Perhaps the whole musical experience can be summed up in one scene from the film ""High Fidelity."" Championship Vinyl owner Rob Gordon is violently reorganizing his personal music collection. Walls and walls of old vinyl records are scattered haphazardly across the floors, leaving nowhere to walk between the stacks of records and Rob's bitter nostalgia. Rob is organizing the records autobiographically, picking up his memories and slotting them back in place.
There's a sense of vindication in the act, a feeling that everything can be restored and understood by simply taking another look at our record collections. I try to do it once every year with the same result. I never finish because nostalgia prevails and diverts me to an old Smiths vinyl a friend gave me years ago, or a Talking Heads record I thought I had lost. I notice general trends though, blocks of old blues and jazz sharing shelf space with T-Rex and Elvis Costello, trends allowing a look back into how I used to look at the world.
""When you look at someone's record collection, you're looking at a huge slice of their life,"" Ron Roloff, owner of Strictly Discs on Monroe said.
Roloff doesn't have his own record collection at home to sort through because his collection is Strictly Discs. In a push to acquire vinyl, Roloff has spent days going through other people's record collections, mapping their experiences record by record. His store thrives on fond memories of Charlie Parker and Bob Dylan. This Saturday, we all get to take a more extensive look at his collection as part of the third annual Record Store Day.
Record Store Day is a celebration of the medium between human and music. Music is the only art form we can transport with us everywhere. We can superimpose it over any experience, like enlarging a photograph in a dark room. When we do this, the moment becomes ours, weaved into the narrative of our lives, and we can go back to it. Music acts as a conduit back to memories, like Rob Gordon.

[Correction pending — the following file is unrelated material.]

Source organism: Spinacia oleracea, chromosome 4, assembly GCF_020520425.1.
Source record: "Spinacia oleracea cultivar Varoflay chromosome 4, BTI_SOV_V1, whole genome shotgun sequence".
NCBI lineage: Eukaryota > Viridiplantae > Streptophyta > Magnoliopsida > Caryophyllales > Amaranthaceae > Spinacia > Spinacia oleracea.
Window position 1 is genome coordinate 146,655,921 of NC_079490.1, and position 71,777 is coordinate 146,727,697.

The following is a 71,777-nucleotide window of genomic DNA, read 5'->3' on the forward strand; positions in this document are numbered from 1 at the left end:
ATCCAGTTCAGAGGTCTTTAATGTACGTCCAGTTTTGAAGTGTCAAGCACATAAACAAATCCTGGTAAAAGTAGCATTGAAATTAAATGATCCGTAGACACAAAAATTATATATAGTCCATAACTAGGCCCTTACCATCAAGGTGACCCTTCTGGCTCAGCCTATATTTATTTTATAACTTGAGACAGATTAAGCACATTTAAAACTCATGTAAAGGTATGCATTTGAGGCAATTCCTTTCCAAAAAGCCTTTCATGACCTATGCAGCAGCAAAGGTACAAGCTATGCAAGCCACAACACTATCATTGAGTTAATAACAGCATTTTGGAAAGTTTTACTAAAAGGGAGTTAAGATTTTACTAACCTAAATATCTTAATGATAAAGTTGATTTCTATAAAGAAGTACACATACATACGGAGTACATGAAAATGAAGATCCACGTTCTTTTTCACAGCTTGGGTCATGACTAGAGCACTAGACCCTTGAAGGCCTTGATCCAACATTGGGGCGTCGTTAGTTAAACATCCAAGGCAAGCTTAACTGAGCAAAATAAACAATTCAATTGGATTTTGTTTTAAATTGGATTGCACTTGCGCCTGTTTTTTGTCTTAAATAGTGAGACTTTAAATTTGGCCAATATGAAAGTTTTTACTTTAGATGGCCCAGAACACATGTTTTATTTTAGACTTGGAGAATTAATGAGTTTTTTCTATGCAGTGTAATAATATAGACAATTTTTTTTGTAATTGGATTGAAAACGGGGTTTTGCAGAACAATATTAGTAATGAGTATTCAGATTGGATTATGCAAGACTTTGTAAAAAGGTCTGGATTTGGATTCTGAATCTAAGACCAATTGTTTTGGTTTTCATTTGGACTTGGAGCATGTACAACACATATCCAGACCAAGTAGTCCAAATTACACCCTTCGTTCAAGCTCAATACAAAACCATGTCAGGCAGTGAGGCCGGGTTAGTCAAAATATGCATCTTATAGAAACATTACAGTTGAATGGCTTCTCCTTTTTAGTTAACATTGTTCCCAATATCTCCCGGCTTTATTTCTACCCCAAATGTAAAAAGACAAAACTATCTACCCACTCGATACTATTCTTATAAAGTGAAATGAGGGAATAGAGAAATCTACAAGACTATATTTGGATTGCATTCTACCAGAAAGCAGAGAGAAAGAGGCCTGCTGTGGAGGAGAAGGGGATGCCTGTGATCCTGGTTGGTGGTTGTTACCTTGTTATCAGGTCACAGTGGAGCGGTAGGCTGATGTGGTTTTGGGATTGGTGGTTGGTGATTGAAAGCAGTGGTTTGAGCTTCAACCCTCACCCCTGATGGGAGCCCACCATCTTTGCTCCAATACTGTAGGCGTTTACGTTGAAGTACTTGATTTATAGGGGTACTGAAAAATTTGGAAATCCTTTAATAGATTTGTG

Record Store Day is a day to revel in oddities and high fidelity, to drink in the culture and peek in on the artistic process. Music is more than songs and albums; it is an experience.
""The value of music should come from the individual,"" said Roloff. ""It's a place and time. It soothes the soul.""
Artists take pride in helping out record stores for the day. Many of them started as audiophiles themselves, hanging out in record stores, perfecting the art of the mixtape. This year Peter Gabriel and Bon Iver are sharing a 7-inch, and the Stones are putting out an unreleased track from the raucous Exile on Main St. Menomena returns with a sleeper of a single, and Phoenix keeps piling it on with a colorful-release ""Fences"" single. Most exclusive releases are on wax, and for good reason.
""There is a physicality to music. When I hold a CD, I hold it between my thumb and forefinger, in a really flippant way. I would hold an LP like I were hugging it,"" said Roloff.
This all adds to the experience. Record Store Day takes the time to focus on personal accounts, helping move music beyond the cruddy hum of an MP3 and into a more lively landscape.